Views expressed in opinion columns are the author’s own.

Three strikes, you’re out.

Major League Baseball essentially told the state of Georgia just as much last week, after the state passed a new law that will restrict Georgians’ ability to vote. The MLB decided this law didn’t reflect its values as an organization and decided to punish Georgia by moving its All-Star game out of Atlanta. Though this was the right move to punish lawmakers, what about the people who would have benefited from the jobs and economic boost the game would have provided? 

If corporations really want to be socially and politically conscious, they have to be bold. Threatening economic sanctions and punishments can’t be a reaction to racist and oppressive legislation. Companies should use their economic power to apply pressure on legislators before a concerning bill is passed in order to show that they’re serious about their commitment to social values. If they don’t, they prove that they’re nothing more than performative activists whose delayed action only harms regular people.

Let’s look at Georgia. Republican lawmakers just passed a lengthy law that makes “dramatic alterations” to the state’s voting process. It’s now illegal to give out food or drinks — even just water — to voters waiting in line to vote, and Georgians must provide increased identification in order to vote absentee. This legislation will disproportionately harm Black voters, who already face an uphill battle against voter suppression in Georgia. 

Delta Air Lines, which is headquartered in Atlanta, released a weak statement about its “concerns” with the law, despite having “engaged extensively with state elected officials” to keep Georgia’s elections fair and secure. Coca-Cola CEO James Quincey called the law “unacceptable” and a “step backwards,” but other than that statement, the Atlanta company has done little else to stop the law from passing.

These corporations only issued these statements or had interviews about the bill after Black executives, including former American Express CEO Kenneth Chenaul and Merck & Co. CEO Kenneth Frazier, called out the law’s potential to perpetuate racial inequities. Not only have corporations waited to make any concrete impact on Georgia’s law, but they essentially waited until Black CEOs made it socially unacceptable to not take action. 

This new voting law is abysmal, but it did not appear out of thin air. Corporations had ample time to pressure lawmakers to change their minds while the bill was being debated. However, compared to the intense backlash from voting rights activists and advocacy groups, corporate America’s reaction felt insignificant and inadequate. The business community’s response to Georgia’s new law is just another example of companies being more concerned about their bottom line than their ability to take substantial action against harmful legislation. 

In 2016, North Carolina was in a similar predicament, when its legislature and governor were in support of the “bathroom bill” that required transgender people to use the bathroom of their sex assigned at birth. It felt like the nation was in uproar about this atrocious law, and as soon as the bill was signed into law, companies fled North Carolina en masse. It’s estimated that the discriminatory legislation will cost the state $3.76 billion over 12 years. Yet, nce again, companies only retaliated after the bill was already signed into law. It was socially convenient to punish lawmakers after the fact, but not convenient enough to punish them while the law was being debated.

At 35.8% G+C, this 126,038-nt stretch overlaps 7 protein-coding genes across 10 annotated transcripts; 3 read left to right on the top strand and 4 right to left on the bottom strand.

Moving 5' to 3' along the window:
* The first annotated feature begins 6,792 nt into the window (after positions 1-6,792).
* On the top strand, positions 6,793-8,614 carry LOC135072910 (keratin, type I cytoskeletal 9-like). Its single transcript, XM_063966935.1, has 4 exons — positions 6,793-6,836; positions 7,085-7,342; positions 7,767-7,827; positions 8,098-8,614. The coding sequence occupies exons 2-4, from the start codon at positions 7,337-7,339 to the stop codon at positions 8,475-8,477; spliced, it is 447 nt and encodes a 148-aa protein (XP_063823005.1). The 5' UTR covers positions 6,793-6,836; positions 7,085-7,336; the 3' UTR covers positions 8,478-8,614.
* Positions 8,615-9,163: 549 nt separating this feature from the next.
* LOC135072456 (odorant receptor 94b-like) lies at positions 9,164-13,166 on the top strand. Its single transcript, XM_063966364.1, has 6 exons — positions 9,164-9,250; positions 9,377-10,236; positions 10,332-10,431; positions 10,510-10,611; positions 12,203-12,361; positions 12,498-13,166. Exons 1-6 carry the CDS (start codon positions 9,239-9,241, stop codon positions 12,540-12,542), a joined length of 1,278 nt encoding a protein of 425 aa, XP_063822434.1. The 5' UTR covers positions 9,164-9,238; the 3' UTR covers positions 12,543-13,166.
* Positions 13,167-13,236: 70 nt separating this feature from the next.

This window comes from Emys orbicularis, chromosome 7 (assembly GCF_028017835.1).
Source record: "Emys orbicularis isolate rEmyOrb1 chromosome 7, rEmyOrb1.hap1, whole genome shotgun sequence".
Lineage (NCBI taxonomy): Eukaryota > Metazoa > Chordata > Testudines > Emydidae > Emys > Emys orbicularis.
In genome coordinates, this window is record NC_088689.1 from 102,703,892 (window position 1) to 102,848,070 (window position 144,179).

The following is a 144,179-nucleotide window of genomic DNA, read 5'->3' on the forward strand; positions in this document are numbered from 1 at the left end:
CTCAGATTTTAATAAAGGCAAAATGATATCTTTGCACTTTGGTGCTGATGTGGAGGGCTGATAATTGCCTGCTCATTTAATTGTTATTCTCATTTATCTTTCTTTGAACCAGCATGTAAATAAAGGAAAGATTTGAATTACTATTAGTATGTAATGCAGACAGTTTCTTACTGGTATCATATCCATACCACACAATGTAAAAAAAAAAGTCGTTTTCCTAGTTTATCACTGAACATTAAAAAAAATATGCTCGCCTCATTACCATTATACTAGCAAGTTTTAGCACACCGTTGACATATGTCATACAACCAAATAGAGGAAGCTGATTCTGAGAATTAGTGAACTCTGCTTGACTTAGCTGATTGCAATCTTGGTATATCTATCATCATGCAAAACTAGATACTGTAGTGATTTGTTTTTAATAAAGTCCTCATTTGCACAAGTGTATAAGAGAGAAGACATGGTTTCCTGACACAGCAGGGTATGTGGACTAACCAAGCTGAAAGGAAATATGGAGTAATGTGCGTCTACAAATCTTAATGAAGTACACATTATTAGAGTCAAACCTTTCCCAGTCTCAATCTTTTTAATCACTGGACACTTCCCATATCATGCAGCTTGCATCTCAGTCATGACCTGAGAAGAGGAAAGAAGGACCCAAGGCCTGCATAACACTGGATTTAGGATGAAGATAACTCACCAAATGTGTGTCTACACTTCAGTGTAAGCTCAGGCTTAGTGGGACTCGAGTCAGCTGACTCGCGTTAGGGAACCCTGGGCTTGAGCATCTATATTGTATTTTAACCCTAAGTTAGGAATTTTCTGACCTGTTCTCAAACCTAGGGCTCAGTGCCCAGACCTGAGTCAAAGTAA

Instead of actually punishing the legislatures, this business divestment just hurts regular North Carolinians who already faced discrimination because of the transphobic law. The same thing will happen in Georgia, where ex-post facto economic punishment does nothing to the lawmakers who have already passed their agenda.

It’s not a secret that corporations want to seem likeable, socially engaged and, most importantly, woke. It doesn’t actually matter if they embody these traits or just market themselves as such, but demonstrating their commitment to the consumer’s social justice causes is a key marketing strategy. It’s clear that corporations profit off of social causes. Why do you think June, the Pride Month meant to honor the LGBTQ community, is filled with capitalist excess that’s replaced the celebration itself?

It’s great if your corporation believes in free and fair elections, but does that really matter if the company isn’t willing to put its money where its mouth is? Consumers will see through your corporation’s “dedication to social justice” if action is only taken after harm has been done. The best way for companies to demonstrate their true commitment to positive social change is to pressure lawmakers before harmful legislation is finalized. 

This is the only way for businesses to create ethical policy changes. It forces lawmakers to pay attention to current economic pressures instead of thinking of them as a legislative afterthought and adequately places the economic burden on politicians, not people. 

There’s no point in economic punishment if it only comes after a law has been passed. As a result of corporations miscalculating the best way to carry out social justice, everyday Georgians will face further harm and economic inequities. It’s time that MLB and its corporate colleagues use their economic prowess to fight against discriminatory legislation before it’s enacted and create change before it’s too late.  

Maya Rosenberg is a junior journalism and public policy major. She can be reached at